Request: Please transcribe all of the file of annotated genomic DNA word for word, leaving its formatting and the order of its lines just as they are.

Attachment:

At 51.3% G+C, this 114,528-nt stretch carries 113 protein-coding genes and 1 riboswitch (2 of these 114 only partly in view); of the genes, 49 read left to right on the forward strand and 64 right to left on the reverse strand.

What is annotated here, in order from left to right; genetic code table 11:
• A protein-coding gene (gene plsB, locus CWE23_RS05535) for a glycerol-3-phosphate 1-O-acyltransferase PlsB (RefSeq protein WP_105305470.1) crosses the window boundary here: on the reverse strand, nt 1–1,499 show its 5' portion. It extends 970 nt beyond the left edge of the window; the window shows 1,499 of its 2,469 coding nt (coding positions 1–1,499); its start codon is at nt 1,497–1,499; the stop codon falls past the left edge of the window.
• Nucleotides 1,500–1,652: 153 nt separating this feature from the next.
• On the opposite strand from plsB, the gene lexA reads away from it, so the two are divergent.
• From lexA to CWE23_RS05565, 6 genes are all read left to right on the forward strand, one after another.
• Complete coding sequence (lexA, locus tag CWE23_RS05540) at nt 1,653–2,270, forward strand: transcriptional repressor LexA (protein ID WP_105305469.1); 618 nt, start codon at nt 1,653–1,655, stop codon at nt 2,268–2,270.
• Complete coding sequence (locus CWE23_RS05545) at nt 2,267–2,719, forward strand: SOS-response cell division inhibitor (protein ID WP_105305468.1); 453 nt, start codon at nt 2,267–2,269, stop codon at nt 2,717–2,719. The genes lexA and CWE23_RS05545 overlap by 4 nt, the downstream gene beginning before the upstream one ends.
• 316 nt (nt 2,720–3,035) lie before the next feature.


At 51.3% G+C, this 114,528-nt stretch carries 113 protein-coding genes and 1 riboswitch (2 of these 114 only partly in view); of the genes, 49 read left to right on the forward strand and 64 right to left on the reverse strand.

What is annotated here, in order from left to right; genetic code table 11:
• A protein-coding gene (gene plsB, locus CWE23_RS05535) for a glycerol-3-phosphate 1-O-acyltransferase PlsB (RefSeq protein WP_105305470.1) crosses the window boundary here: on the reverse strand, nt 1–1,499 show its 5' portion. It extends 970 nt beyond the left edge of the window; the window shows 1,499 of its 2,469 coding nt (coding positions 1–1,499); its start codon is at nt 1,497–1,499; the stop codon falls past the left edge of the window.
• Nucleotides 1,500–1,652: 153 nt separating this feature from the next.
• On the opposite strand from plsB, the gene lexA reads away from it, so the two are divergent.
• From lexA to CWE23_RS05565, 6 genes are all read left to right on the forward strand, one after another.
• Complete coding sequence (lexA, locus tag CWE23_RS05540) at nt 1,653–2,270, forward strand: transcriptional repressor LexA (protein ID WP_105305469.1); 618 nt, start codon at nt 1,653–1,655, stop codon at nt 2,268–2,270.
• Complete coding sequence (locus CWE23_RS05545) at nt 2,267–2,719, forward strand: SOS-response cell division inhibitor (protein ID WP_105305468.1); 453 nt, start codon at nt 2,267–2,269, stop codon at nt 2,717–2,719. The genes lexA and CWE23_RS05545 overlap by 4 nt, the downstream gene beginning before the upstream one ends.
• 316 nt (nt 2,720–3,035) lie before the next feature.